Ambassador Mobolaji Ogundero, Deputy Chief of Mission at the Embassy of Nigeria in Germany, called for a paradigm shift in Western relations with Africa. She said trade should be encouraged instead of aid which encourages a culture of dependency in many African countries.

Dr. Maurice Kwem speaking on ‘Equipping Young Africans for the Digital Economy and Global Play’/ Photo: Femi Awoniyi


Mrs Ogundero praised AfricanTide Union and the city of Dortmund for hosting the Africa Day and emphasised that the Diaspora had a very important duty, which is to support the development of the continent.


Prof. Jason Osai of the Rivers State University, who came all the way from Nigeria, stressed the role of the Diaspora in African development. He emphasized that Africans living outside the continent had a crucial role to play in resolving the major challenges facing their countries’ development.

The university don said the Diaspora should become advocates for good governance in Africa. “Be involved in the governance of your countries, speak out when you see things going wrong, offer your perspectives on public policies, ” he enjoined the Diaspora.

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Prof.  Bodomo of the University of Vienna opined that the major challenge to economic development in Africa was how to transform the continent to a producing economy.  This would require the transformation of education in Africa to a skills-based one in addition to improvements in infrastructure.

The professor of linguistics and literatures called on African countries to fashion out the right principles and policies to manage foreign investors. “There’re no good or bad investors. We only need good policies to manage them for our benefit,” he added.

Several workshops dedicated to sub-themes of the conference were held during the 2-day event.

For example, the potential of digital technology to drive economic transformation was addressed in a workshop by Robert Quarshie, who spoke on the blockchain technology and its potential applications. He held the view that virtual currencies such as bitcoin could help stabilize economies and prevent the kind of currency meltdown experienced by Zimbabwe. It could also help guard against currency turbulences which discourage investment.

Kizito Odhiambo speaking on ‘Agriculture and Resource Management’ based on his practical experience in his native Kenya / Photo: Femi Awoniyi

 

Moses Acquah, founder of Afrolynk, also held a workshop on starting e-business in Africa while Kizito Odhiambo spoke on ‘Agriculture and Resource Management’ based on his practical experience in his native Kenya.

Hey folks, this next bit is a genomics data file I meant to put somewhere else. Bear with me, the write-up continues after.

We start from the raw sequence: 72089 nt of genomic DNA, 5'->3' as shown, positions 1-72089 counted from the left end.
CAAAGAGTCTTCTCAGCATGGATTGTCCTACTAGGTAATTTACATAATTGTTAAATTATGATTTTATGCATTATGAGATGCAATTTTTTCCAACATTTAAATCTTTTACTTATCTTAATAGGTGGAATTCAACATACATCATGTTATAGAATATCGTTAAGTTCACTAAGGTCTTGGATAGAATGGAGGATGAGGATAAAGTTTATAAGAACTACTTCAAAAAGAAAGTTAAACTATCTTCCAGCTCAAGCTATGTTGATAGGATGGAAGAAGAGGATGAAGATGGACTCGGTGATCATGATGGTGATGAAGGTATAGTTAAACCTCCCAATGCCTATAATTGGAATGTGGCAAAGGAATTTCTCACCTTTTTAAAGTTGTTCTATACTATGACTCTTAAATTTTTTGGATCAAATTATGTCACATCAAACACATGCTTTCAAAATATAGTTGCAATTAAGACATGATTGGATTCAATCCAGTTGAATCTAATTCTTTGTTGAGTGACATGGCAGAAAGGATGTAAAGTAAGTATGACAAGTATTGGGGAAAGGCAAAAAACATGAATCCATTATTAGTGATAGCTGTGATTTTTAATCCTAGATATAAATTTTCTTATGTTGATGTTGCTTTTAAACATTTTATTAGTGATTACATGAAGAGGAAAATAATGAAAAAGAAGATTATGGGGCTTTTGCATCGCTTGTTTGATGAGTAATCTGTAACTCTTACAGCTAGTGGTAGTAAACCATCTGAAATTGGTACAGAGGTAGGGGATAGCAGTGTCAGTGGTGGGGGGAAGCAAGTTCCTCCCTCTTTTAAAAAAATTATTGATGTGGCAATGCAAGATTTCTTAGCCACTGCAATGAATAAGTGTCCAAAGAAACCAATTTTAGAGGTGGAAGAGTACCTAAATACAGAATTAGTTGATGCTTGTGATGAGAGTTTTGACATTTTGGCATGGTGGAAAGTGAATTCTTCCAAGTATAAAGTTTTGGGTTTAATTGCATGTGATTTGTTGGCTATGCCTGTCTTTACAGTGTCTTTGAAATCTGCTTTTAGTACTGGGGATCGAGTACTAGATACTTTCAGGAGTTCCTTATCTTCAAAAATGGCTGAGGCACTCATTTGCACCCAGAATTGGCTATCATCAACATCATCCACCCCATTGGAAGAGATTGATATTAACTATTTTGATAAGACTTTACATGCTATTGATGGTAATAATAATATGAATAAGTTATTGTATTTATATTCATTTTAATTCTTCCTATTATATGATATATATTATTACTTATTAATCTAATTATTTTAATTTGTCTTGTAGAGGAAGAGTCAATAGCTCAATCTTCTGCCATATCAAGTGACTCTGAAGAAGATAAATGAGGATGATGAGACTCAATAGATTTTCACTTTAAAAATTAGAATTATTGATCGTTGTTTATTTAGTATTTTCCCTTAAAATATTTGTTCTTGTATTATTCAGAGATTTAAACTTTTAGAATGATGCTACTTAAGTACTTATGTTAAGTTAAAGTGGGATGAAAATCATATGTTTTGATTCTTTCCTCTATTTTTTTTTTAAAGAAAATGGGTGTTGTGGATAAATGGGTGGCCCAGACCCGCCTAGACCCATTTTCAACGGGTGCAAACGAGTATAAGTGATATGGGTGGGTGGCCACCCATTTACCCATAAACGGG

Clément Klutse and Ibrahim Gueye jointly made a presentation on the need for the professionalization of Black businesses in Germany. And Babatunde Ogboru talked about the Afro German Academic Network (Afro Deutsches Akademiker Netzwerk or ADAN), of which he’s a cofounder, and its work to promote Africa.

Other speakers include Collins Nweke, a municipal councillor in Belgium, who delivered a paper on developing young people for leadership while Bridget Fonkeu spoke on ‘Education as a Bridge to Socioeconomic Dissimilarities’.

Moreover, Dr. Maurice Kwem spoke on ‘Equipping Young Africans for the Digital Economy and Global Play’ and a paper by Prof. B. C. Dida, Vice Chancellor of Rivers State University, on ‘Promoting Innovative Economies through Education’ was delivered on his behalf by Prof. Osai.

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Another major feature of the 2-day event was the Young Leaders Forum, bringing together future executives from Africa and the Diaspora to exchange ideas and experiences. The aim was to enable the young people address issues such as cultural identity and structural disadvantages, and encourage them to become co-designers of Africa’s future.

The team of AfricanTide Union, organisers of the event, receiving the applause of participants at the gala night for, once more, putting together a successful Africa Day commemoration in Dortmund / Photo: Femi Awoniyi

 

Other dignitaries at the African Union Day Dortmund 2019 were Grace Obar, London- based chartered accountant, Vire Komolafe, Secretary-General of the Nigerians in Diaspora Organization Europe (NIDOE), who came from Dublin, Dr. Obiora Nduka-Agu, Prof. Abaribe Anyanwu and Clara Meierdierks, an author and motivational speaker.

Femi Awoniyi

About AfricanTide Union:

AfricanTide Union develops strategies for a successful knowledge transfer. It helps migrants and professionals to always have the right answers to the ever-changing challenges of African-European business relations.

In collaboration with institutional partners, the AfricanTide team has built up an international network. Sustainable training concepts enable better chances on the job market and a successful life plan of individuals.

The organisation offers contacts and consultants – to both African and European companies. With its know-how it enables better business relations – transparent, fair and non-bureaucratic.

More information about AfricanTide Union at: http://africantide.com